Apple Macbook air remote wipe recovery
Apple has a security feature so that if your apple device is stolen it can be remotely wiped, and so there is no danger of your security being compromised. Is it safe, and can the data be recovered.
On the basis of one such example, and also a similar report from an American journalist, the answer is that the wiping is not complete, and much data can be recovered. Our customer had a Mac that was in effect blank and so no access to the data. In order to recover any possible data it was necessary to create an image of the internal disk drive, or logical storage.
Disk image process.
The Macbook Air is a very slim device and does not contain a standard disk drive. Many contain SSDs. Also the problem of cracking the case open is not for the faint hearted so to obtain an image of the hard drive, the Apple was booted with Linux. This process is simple (and there are probably several ways of doing this).
- Create a bootable Ubuntu DVD (DVD image is downloaded from http://www.ubuntu.com/download (Version 12 was used in this case).
- Insert DVD in Apple, or external DVD drive. On power up press the ‘c’ key, and the apple will boot off the Ubuntu disk.
- Supply an external (probably USB) disk drive large that the internal drive capacity
- Make sure the external drive is clean to prevent any data contamination.
- From Ubuntu determine the drive device names and the do a ‘DD’ from the internal drive to the eternal drive. An example might be
- sudo -i
- dd if=\dev\sda of=\dev\sdc - This was a slow process and there may be a better command
- The final result will be an image of the Mac drive on the external drive
What was on the drive
Yellow - blank sector. Cyan - Compressed data, or a sector with more than 200 different byte values.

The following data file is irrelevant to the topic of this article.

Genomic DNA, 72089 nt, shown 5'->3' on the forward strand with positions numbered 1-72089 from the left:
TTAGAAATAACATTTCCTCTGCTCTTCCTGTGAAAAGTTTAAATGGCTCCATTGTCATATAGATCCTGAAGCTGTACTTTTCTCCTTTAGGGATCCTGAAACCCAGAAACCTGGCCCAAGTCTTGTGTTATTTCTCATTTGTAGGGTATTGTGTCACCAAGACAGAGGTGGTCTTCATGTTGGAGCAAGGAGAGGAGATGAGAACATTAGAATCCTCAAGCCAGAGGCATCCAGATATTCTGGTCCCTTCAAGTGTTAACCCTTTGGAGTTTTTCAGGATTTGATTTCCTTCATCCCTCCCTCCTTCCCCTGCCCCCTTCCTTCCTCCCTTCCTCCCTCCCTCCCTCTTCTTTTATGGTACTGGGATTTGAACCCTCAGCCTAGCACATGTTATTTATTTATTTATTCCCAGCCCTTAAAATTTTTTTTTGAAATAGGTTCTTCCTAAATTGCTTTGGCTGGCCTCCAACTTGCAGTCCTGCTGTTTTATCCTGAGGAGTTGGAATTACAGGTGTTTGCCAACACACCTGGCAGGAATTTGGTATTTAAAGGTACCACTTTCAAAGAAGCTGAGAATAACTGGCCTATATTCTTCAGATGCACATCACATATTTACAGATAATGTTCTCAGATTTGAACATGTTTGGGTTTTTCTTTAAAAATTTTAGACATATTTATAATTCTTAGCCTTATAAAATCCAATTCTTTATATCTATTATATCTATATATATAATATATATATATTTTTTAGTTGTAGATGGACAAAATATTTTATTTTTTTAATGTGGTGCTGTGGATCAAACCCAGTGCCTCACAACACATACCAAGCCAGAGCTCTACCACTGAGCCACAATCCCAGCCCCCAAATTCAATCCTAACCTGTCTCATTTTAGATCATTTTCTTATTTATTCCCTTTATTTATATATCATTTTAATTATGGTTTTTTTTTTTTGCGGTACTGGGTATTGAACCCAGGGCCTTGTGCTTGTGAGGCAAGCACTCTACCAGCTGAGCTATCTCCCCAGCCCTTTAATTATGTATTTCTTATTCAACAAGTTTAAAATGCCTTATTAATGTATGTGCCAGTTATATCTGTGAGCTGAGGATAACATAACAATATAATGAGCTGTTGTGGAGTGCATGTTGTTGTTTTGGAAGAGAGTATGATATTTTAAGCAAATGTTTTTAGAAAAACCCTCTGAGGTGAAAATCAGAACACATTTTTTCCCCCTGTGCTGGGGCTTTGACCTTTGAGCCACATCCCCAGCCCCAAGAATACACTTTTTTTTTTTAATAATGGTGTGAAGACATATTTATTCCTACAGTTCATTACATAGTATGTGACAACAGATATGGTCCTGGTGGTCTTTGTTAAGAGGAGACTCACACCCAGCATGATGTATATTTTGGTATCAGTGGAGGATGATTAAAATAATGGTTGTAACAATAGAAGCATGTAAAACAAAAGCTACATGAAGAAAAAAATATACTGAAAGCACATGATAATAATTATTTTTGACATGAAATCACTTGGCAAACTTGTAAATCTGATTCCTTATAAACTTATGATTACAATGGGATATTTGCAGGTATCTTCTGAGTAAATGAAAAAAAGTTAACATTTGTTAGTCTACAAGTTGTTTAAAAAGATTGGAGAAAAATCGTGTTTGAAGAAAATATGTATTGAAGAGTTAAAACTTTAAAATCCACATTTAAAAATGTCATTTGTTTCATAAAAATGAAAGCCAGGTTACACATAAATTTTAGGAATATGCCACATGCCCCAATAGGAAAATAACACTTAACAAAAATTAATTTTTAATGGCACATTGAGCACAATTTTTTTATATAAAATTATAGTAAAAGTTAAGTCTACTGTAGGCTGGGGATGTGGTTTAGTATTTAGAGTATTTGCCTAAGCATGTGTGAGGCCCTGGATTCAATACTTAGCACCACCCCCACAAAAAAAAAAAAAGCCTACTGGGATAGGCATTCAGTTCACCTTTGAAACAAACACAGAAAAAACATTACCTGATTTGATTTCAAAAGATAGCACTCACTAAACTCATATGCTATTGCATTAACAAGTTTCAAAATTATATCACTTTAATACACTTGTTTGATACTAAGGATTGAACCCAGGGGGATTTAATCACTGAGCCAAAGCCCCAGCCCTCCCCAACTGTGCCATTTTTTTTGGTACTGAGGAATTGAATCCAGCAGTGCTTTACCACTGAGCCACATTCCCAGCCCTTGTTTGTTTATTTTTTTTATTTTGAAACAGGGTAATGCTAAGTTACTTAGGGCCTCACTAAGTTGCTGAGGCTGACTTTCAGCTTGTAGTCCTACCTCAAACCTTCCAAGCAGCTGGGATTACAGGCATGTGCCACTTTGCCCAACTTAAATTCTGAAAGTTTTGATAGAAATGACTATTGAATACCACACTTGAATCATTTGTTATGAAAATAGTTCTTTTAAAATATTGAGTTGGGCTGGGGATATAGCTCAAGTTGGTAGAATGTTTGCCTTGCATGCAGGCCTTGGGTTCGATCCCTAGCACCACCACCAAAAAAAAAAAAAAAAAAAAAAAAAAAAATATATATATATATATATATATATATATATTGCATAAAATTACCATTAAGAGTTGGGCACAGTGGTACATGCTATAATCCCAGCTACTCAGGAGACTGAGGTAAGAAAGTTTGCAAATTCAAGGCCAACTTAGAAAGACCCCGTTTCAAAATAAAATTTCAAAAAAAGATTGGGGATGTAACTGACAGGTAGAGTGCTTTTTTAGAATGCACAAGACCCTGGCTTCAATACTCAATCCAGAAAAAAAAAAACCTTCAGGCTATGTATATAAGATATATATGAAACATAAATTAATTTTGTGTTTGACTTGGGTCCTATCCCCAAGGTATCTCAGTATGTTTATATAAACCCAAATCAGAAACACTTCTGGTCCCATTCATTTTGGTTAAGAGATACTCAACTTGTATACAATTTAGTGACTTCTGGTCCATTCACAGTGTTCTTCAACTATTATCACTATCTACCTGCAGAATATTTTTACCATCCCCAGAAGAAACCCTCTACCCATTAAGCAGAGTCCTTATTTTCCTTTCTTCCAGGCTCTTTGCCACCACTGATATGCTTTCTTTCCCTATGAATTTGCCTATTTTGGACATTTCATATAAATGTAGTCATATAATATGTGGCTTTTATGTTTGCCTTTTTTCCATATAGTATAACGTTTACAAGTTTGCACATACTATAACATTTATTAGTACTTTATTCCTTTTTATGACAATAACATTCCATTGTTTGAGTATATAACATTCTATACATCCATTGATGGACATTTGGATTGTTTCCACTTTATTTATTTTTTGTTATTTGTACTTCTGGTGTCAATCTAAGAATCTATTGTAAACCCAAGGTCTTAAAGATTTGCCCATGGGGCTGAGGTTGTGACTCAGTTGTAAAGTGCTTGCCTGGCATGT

Red - a possible file signature, will be the start of file with data carving
For a good disk one would expect to see the start with many files (mainly compressed data, cyan) but with many file starts (red line). On the recovered image the compressed data started at sector 0x64028 which is where the file system normally starts. There was an area of random data (could also be encrypted, but not possible to tell). Then the disk is padded to about 64GB with blank sectors. This means that for the 251GB disk drive, the first 25% has been wiped, and no recovery will be possible. The rest of the disk does contain data.
The examination above shows that the first 25% of the has been wiped, and this will contain most of the directory structure of the disk. Thus the only way to recover data is with data carving. The CnW data carving routine found many thousands of photos, and the majority were not fragmented. There were also many good videos.
Will this always work?
It is not possible to say if this process will always work. The curious fact is that on the example we saw, and the one reported in America, both had the same 64GB of data overwritten. It was suggested that was the amount that was written before the process was stopped. It could however be that it is all that is overwritten. It does look as recovery of 75% of data may be possible, although with the restrictions of data carving. CnW does though often product filenames containing the date of a photo, or title of an MP3 or DOCX file even when data carving. Download demo here.
With SSDs, there may always be a problem of TRIM commands working in back ground removing data